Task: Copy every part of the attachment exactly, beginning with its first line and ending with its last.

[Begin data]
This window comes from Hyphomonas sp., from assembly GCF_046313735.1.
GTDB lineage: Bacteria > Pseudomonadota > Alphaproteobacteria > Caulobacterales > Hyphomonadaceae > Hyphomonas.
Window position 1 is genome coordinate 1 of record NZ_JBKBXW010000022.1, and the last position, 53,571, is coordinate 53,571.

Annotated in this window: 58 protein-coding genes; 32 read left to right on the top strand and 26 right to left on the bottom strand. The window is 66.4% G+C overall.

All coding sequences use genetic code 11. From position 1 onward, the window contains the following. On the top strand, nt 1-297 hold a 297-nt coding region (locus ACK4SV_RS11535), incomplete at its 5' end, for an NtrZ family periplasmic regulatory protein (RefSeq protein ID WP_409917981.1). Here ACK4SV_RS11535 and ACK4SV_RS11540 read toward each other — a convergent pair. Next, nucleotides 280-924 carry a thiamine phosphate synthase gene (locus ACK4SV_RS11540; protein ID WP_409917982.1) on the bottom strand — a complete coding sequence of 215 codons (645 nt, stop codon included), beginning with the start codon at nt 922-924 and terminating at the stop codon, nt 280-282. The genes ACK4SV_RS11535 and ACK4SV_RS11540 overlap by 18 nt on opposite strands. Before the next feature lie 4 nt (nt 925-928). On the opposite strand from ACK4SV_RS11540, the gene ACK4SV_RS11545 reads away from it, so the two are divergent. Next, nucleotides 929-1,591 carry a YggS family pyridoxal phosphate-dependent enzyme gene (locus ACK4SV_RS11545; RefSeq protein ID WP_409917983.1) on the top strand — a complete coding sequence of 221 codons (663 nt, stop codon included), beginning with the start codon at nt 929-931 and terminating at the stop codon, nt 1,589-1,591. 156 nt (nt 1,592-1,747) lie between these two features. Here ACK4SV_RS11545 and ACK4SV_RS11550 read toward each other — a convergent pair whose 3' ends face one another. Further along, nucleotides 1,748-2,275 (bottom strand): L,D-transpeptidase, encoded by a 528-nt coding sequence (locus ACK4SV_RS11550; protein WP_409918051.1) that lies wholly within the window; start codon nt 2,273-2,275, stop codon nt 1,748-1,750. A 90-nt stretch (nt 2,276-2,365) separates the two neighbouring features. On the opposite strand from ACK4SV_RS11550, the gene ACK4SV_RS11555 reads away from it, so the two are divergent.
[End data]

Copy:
This window comes from Hyphomonas sp., from assembly GCF_046313735.1.
GTDB lineage: Bacteria > Pseudomonadota > Alphaproteobacteria > Caulobacterales > Hyphomonadaceae > Hyphomonas.
Window position 1 is genome coordinate 1 of record NZ_JBKBXW010000022.1, and the last position, 53,571, is coordinate 53,571.

Annotated in this window: 58 protein-coding genes; 32 read left to right on the top strand and 26 right to left on the bottom strand. The window is 66.4% G+C overall.

All coding sequences use genetic code 11. From position 1 onward, the window contains the following. On the top strand, nt 1-297 hold a 297-nt coding region (locus ACK4SV_RS11535), incomplete at its 5' end, for an NtrZ family periplasmic regulatory protein (RefSeq protein ID WP_409917981.1). Here ACK4SV_RS11535 and ACK4SV_RS11540 read toward each other — a convergent pair. Next, nucleotides 280-924 carry a thiamine phosphate synthase gene (locus ACK4SV_RS11540; protein ID WP_409917982.1) on the bottom strand — a complete coding sequence of 215 codons (645 nt, stop codon included), beginning with the start codon at nt 922-924 and terminating at the stop codon, nt 280-282. The genes ACK4SV_RS11535 and ACK4SV_RS11540 overlap by 18 nt on opposite strands. Before the next feature lie 4 nt (nt 925-928). On the opposite strand from ACK4SV_RS11540, the gene ACK4SV_RS11545 reads away from it, so the two are divergent. Next, nucleotides 929-1,591 carry a YggS family pyridoxal phosphate-dependent enzyme gene (locus ACK4SV_RS11545; RefSeq protein ID WP_409917983.1) on the top strand — a complete coding sequence of 221 codons (663 nt, stop codon included), beginning with the start codon at nt 929-931 and terminating at the stop codon, nt 1,589-1,591. 156 nt (nt 1,592-1,747) lie between these two features. Here ACK4SV_RS11545 and ACK4SV_RS11550 read toward each other — a convergent pair whose 3' ends face one another. Further along, nucleotides 1,748-2,275 (bottom strand): L,D-transpeptidase, encoded by a 528-nt coding sequence (locus ACK4SV_RS11550; protein WP_409918051.1) that lies wholly within the window; start codon nt 2,273-2,275, stop codon nt 1,748-1,750. A 90-nt stretch (nt 2,276-2,365) separates the two neighbouring features. On the opposite strand from ACK4SV_RS11550, the gene ACK4SV_RS11555 reads away from it, so the two are divergent.